I might as well admit it, I am not a big fan of Shakespeare’s famous tragedies. Shock, horror, local theatre oik confesses his ignorance. Othello ain’t bad, mainly because of the scheming Iago, and Macbeth is mercifully short. But they don’t grab me like the history plays or the best comedies and they don’t grip like Mr Chekhov and Mr Ibsen. My loss some would say, but at fourteen I was introduced to Julius Caesar and Osborne’s Jimmy Porter and it was an uneven contest. The first bored, the second mesmerised. Must be my council estate upbringing. So I went along to the Rep’s Hamlet with some trepidation. Do it all and you sit through four hours of a warring royal family in which most of the main characters die. Bit like And Then There Were None for cerebrals. Hamlet is tortured by the ghost of his father and his hatred for his usurper, Uncle Claudius, and his introspective character destroys both himself and practically everyone else. Miserable bugger, I always thought. In defence, I have seen a number of Hamlet productions and all directors put their own particular slant on it. It’s a broad canvas, rich in complex relationships, and almost cries out for interpretations. I did draw the line, many years ago, at going to see a local production that put them all in a spaceship. Probably my loss. Just did not fancy seeing Ophelia go mad in a fetching silky soft spacesuit. I have no imagination.
Annalise Carter-Brown does. She directed this one and whilst it would be misleading to say that she allowed her imagination to run riot, it was pretty clear from the start she kept only a loose rein. Lots of the peripheral characters were in frocks, mercifully played as women, and a couple of the main ones were given a surprising slant. None more so than Polonius in the guise of a lecherous Cardinal. I always thought he was a nice man. This production proved, here and elsewhere, that actions spoke much louder than words. Even Shakespeare’s. Words were sometimes lost in hasty diction from the weaker actors but bawdy action, I clearly have a dirty mind, was pleasingly wrapped in sumptuous music of the Mozart variety and simple and effective staging. Miss Carter-Brown’s picture was crystal clear. This Hamlet had a subtle love for the purity and innocence of his loyal Horatio, don’t worry she was beautifully feminine, but seemed to loathe everyone else. Especially himself. Don’t know if it was intended but that is how this particular slant on the troubled Prince came over.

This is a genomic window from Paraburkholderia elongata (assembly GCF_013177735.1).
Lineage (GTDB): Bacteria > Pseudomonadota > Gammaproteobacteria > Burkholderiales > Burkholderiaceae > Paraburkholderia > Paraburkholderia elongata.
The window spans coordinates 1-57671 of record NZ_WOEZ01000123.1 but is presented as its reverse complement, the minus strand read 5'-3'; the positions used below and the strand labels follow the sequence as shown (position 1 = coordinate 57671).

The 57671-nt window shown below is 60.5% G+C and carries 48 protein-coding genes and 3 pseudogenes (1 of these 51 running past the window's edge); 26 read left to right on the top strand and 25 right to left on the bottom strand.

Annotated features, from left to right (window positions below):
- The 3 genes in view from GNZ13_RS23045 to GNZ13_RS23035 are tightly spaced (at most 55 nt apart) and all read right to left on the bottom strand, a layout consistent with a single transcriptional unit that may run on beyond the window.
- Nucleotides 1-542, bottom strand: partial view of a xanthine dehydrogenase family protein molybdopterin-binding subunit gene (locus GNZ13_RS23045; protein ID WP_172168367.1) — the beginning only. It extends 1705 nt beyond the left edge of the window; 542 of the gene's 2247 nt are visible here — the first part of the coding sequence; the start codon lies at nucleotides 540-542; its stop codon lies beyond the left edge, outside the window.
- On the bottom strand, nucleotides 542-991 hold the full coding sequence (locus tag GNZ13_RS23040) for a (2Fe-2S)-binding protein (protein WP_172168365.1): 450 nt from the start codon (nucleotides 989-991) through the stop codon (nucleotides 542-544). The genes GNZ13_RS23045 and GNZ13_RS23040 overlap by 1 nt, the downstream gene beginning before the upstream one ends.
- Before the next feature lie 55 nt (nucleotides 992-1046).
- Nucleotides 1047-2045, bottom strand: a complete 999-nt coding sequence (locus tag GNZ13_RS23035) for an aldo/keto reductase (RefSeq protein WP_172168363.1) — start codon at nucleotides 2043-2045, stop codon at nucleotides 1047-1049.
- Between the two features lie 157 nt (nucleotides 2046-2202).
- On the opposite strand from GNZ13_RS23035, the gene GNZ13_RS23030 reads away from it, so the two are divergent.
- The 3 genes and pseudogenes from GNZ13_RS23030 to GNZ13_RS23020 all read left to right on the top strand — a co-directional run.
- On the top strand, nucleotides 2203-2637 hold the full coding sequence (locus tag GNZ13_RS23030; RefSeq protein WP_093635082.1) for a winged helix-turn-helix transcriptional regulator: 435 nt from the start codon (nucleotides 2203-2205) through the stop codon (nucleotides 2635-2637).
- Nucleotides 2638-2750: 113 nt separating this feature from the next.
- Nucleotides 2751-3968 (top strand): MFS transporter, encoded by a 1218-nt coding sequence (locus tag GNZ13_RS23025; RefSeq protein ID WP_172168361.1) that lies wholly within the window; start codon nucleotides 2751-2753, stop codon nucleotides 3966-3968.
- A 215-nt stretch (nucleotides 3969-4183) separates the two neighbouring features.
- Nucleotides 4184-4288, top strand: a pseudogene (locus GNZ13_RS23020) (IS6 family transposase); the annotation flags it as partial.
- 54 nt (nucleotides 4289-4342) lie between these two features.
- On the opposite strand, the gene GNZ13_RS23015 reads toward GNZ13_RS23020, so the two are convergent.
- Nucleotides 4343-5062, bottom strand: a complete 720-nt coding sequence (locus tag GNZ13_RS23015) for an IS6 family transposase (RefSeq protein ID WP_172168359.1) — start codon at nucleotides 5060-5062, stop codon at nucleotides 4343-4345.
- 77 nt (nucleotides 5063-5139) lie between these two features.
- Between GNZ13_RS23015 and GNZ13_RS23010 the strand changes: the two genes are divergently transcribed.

Peter Carter-Brown did a superb job as that brooding Prince. His diction was clear and concise and his moods shifted in pleasing quicksilver fashion. Oh all right, he was a moody and whining bugger you wanted to slap at times but he delivered everything with astonishing ease. I particularly liked his feigned madness; the pure physicality of his acting there was joyously inventive. Gripping a tiny book, Henry V so I was told, this actor showed that he truly understood the complexities of his character. A marathon part with never a slip. Not for the first time I sat in the audience saying I couldn’t do that. Equally I couldn’t have done Stephanie Overington’s portrayal of Horatio. Surrounded by the big players this is usually a secondary part. Not here. The feminine slant came to the fore in spades and Miss Overington, dressed in innocent white, captivated whenever she was on stage. So did Alistair Brown’s quirky interpretation of Polonius. This Machiavellian character, dressed in cardinal red, oozed lechery. The dirty mind referred to above was convinced that his servant Reynaldo, nice performance from Jenny Monaghan, was considering fellatio at one point. I really should get out more. Elsewhere there were excellent performances from Katy Elliott’s Guildenstern, Jo Collett’s Player Queen and Kim Albone’s Ophelia. The latter certainly put a large dollop of lust into her madness. And we got a massive chunk of theatricality from the ghostly appearance of Hamlet’s father. The wavering pictures of Phil Baker’s face, coupled with his beautiful diction, was mesmerising. The overall presentation was a mixed bag but it came up trumps here. And the redoubtable Mr Baker was probably at home supping a whisky. Great life, acting.
Overall though this Hamlet only fleetingly tweaked the senses. Yes we had an excellent lead, pretty essential, and that magnificent music to cloak the scenes. But some major characters came up a bit short. So the family drama only intermittently gripped. Dave Corbett’s King Claudius lacked authority, Marc Rolfe’s Laertes was a bit bland and rushed, and even the ever reliable Jenna Ryder-Oliver’s Queen Gertrude never totally stamped her personality on the production. She delivered her lines well, she is too good an actress not to, but I reckon she was a bit fazed by all those other women on stage. Gertrude usually reigns supreme in the feminine stakes. Here she had unexpected competition from a plethora of frocks. Only a theory of course. But what do you expect from a man who first fell in love with theatre when, in Look Back in Anger, he watched in awe at a woman ironing while a man ranted. Know the text of that one well. Watching Annalise Carter-Brown’s interesting Hamlet I reckon I should brush up again on this one. Shan’t bother. The only Wayward and Sweet Princes I still read about are those that grace Kempton and Haydock Park. Roy Hall